Natural disasters

Natural disasters include such events as tornadoes, hurricanes, floods, earthquakes, wildfires and tsunamis. Often these events are unexpected, sudden and overwhelming.

Even when you’re not hurt physically, disasters can take a serious emotional toll. Normal reactions include intense, unpredictable feelings; flashbacks; trouble concentrating or making decisions; disrupted eating and sleeping patterns; emotional upsets on anniversaries or other reminders; strained personal relationships; and physical symptoms such as headaches, nausea or chest pain.

Adapted from the APA Help Center article, "Recovering emotionally from disaster."

Coping with Disaster

  • Managing traumatic stress: After a tornado

    The effects of the recent tornadoes can be long-lasting and the resulting trauma can reverberate even with those not directly affected by the disaster.

  • Tornadoes, hurricanes and children

    The intense feelings that often follow a disaster can be especially hard for children, but there are several things parents and other caregivers can do to help.

  • Disasters & Terrorism

    Disasters are often unexpected, sudden, and overwhelming. Understanding normal responses to these abnormal events can help you cope.

  • What do psychologists do at disaster sites?

    Psychologists don’t offer therapy at disaster sites. Instead, they help survivors build on their internal strengths to start the process of recovery.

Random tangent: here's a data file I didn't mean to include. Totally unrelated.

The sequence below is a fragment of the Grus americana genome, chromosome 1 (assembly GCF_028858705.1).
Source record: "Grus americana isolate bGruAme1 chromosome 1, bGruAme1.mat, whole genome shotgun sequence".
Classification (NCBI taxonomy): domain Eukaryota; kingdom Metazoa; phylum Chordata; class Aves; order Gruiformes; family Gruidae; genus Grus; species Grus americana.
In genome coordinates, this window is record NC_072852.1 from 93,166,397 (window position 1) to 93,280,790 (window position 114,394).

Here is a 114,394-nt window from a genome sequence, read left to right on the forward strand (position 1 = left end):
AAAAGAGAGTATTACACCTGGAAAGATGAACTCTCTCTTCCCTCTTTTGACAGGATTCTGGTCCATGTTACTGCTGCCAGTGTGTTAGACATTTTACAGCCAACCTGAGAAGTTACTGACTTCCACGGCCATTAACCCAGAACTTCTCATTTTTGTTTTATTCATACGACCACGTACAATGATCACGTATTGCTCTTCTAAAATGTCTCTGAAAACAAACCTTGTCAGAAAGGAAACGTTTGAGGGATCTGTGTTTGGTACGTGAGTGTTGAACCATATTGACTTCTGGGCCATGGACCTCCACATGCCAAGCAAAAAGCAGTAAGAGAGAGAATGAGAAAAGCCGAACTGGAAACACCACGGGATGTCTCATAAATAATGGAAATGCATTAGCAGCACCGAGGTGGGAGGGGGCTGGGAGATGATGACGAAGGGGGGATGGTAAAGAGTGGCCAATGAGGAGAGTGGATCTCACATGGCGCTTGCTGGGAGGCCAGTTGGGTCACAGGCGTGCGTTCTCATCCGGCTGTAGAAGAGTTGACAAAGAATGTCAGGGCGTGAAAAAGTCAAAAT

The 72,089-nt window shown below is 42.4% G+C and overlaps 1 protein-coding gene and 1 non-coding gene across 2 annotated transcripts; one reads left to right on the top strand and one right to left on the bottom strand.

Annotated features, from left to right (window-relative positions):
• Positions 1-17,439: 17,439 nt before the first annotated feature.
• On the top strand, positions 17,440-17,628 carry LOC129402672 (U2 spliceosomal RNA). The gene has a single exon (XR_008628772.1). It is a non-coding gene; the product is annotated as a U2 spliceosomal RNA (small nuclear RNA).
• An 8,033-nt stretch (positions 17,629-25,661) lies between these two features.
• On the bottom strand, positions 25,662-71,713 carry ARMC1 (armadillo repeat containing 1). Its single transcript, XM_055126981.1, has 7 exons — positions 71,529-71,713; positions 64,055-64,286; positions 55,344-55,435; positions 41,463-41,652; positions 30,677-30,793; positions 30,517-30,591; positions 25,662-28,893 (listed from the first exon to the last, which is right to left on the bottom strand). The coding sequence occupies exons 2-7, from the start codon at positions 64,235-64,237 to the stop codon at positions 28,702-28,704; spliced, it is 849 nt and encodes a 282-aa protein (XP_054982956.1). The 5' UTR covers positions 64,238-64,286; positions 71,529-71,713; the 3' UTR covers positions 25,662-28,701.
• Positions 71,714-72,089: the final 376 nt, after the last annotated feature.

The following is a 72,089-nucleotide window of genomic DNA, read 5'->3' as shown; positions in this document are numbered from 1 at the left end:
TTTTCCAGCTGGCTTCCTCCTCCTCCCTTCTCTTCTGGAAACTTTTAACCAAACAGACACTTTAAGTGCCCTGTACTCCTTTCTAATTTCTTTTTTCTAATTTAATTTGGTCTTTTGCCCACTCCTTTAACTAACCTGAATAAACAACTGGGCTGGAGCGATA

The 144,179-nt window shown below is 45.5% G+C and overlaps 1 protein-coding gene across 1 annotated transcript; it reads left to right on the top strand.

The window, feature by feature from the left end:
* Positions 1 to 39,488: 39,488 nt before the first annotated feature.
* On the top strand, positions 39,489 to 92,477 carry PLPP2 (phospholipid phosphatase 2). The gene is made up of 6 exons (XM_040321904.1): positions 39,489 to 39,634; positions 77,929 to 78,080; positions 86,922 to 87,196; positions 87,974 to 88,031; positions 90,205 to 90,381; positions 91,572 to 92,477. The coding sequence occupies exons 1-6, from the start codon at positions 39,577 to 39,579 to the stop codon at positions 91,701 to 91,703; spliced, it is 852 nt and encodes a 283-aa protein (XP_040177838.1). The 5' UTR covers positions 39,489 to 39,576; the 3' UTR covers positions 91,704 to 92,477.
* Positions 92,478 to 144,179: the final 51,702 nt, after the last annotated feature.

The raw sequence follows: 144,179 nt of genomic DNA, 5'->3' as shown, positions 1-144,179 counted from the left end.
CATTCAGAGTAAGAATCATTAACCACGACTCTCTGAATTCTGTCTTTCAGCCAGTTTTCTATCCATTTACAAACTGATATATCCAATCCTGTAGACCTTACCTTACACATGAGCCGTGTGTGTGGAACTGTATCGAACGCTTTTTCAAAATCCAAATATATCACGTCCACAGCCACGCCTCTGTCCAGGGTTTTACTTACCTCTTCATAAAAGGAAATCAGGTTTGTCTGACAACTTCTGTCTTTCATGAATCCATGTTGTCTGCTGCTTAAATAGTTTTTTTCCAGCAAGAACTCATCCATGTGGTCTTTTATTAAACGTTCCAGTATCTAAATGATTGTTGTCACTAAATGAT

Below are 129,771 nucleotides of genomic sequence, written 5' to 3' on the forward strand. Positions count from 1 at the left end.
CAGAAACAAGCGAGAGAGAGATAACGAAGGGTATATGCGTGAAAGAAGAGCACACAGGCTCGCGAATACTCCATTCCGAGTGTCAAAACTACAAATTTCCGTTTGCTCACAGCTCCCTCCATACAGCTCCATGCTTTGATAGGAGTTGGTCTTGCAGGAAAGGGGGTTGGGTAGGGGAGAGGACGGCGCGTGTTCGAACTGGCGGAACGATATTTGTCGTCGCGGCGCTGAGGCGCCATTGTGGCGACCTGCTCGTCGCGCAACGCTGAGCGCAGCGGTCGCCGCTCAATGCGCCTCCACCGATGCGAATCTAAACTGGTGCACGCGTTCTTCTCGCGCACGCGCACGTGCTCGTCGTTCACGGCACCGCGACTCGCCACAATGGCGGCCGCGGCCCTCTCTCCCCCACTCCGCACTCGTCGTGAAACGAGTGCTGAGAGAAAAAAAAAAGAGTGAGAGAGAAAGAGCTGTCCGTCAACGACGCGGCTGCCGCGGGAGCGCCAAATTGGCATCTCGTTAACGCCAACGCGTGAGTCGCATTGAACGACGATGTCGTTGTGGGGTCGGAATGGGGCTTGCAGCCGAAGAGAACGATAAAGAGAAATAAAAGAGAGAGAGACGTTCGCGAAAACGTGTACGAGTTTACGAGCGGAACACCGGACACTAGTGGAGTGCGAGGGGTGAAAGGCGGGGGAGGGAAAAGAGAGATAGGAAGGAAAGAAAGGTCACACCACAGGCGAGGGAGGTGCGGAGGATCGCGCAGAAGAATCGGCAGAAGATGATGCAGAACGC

How Psychologists Help

News

Monitor on Psychology Articles

Books

APA Offices and Programs

  • Disaster Response Network

    The APA Disaster Response Network is a group of approximately 2,500 licensed psychologists with training in disaster response who offer volunteer assistance to relief workers and survivors in the aftermath of disasters

  • Trans-World Resource Network:
    a Clearinghouse for Disaster Response Resources

    APA's Trans-Wrold Clearinghouse provides disaster-related psychological resources and information about effective ongoing disaster-response initiatives and pee-reviewed research on disaster response and prevention.

  • APA Statement on the Role of Psychologists in International Emergencies

    This statement is intended to orient psychologists to effective disaster response contributions. It is based on international guidelines for psychosocial intervention, on guidance from APA’s Disaster Response Network and its Committee on International Relations in Psychology.

  • Resolution on The Psychological Needs of Children Exposed to Disasters

    APA's Council of Representatives has declared the development and implementation of a national strategy to prevent and treat the psychological dysfunction resulting from exposure of children and their families to disasters a matter of the highest priority, and supports the establishment of policies to maintain their psychological well-being.